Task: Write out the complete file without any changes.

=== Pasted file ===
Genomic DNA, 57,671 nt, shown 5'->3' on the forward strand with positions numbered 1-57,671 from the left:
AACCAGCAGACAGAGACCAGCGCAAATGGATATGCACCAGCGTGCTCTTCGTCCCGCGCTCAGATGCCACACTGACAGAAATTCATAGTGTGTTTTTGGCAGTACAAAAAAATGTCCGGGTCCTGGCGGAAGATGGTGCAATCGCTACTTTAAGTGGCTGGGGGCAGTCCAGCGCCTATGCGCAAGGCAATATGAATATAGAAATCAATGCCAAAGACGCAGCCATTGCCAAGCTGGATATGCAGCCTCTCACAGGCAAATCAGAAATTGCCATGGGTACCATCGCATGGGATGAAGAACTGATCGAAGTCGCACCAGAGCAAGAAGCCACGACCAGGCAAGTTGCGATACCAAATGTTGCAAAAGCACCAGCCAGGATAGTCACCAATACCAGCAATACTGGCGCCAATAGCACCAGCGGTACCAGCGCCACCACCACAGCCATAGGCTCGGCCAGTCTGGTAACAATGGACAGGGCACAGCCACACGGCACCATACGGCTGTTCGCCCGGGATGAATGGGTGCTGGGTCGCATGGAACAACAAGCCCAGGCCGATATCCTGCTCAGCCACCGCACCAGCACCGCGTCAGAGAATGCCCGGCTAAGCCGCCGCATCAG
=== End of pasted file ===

Genomic DNA, 57,671 nt, shown 5'->3' on the forward strand with positions numbered 1-57,671 from the left:
AACCAGCAGACAGAGACCAGCGCAAATGGATATGCACCAGCGTGCTCTTCGTCCCGCGCTCAGATGCCACACTGACAGAAATTCATAGTGTGTTTTTGGCAGTACAAAAAAATGTCCGGGTCCTGGCGGAAGATGGTGCAATCGCTACTTTAAGTGGCTGGGGGCAGTCCAGCGCCTATGCGCAAGGCAATATGAATATAGAAATCAATGCCAAAGACGCAGCCATTGCCAAGCTGGATATGCAGCCTCTCACAGGCAAATCAGAAATTGCCATGGGTACCATCGCATGGGATGAAGAACTGATCGAAGTCGCACCAGAGCAAGAAGCCACGACCAGGCAAGTTGCGATACCAAATGTTGCAAAAGCACCAGCCAGGATAGTCACCAATACCAGCAATACTGGCGCCAATAGCACCAGCGGTACCAGCGCCACCACCACAGCCATAGGCTCGGCCAGTCTGGTAACAATGGACAGGGCACAGCCACACGGCACCATACGGCTGTTCGCCCGGGATGAATGGGTGCTGGGTCGCATGGAACAACAAGCCCAGGCCGATATCCTGCTCAGCCACCGCACCAGCACCGCGTCAGAGAATGCCCGGCTAAGCCGCCGCATCAG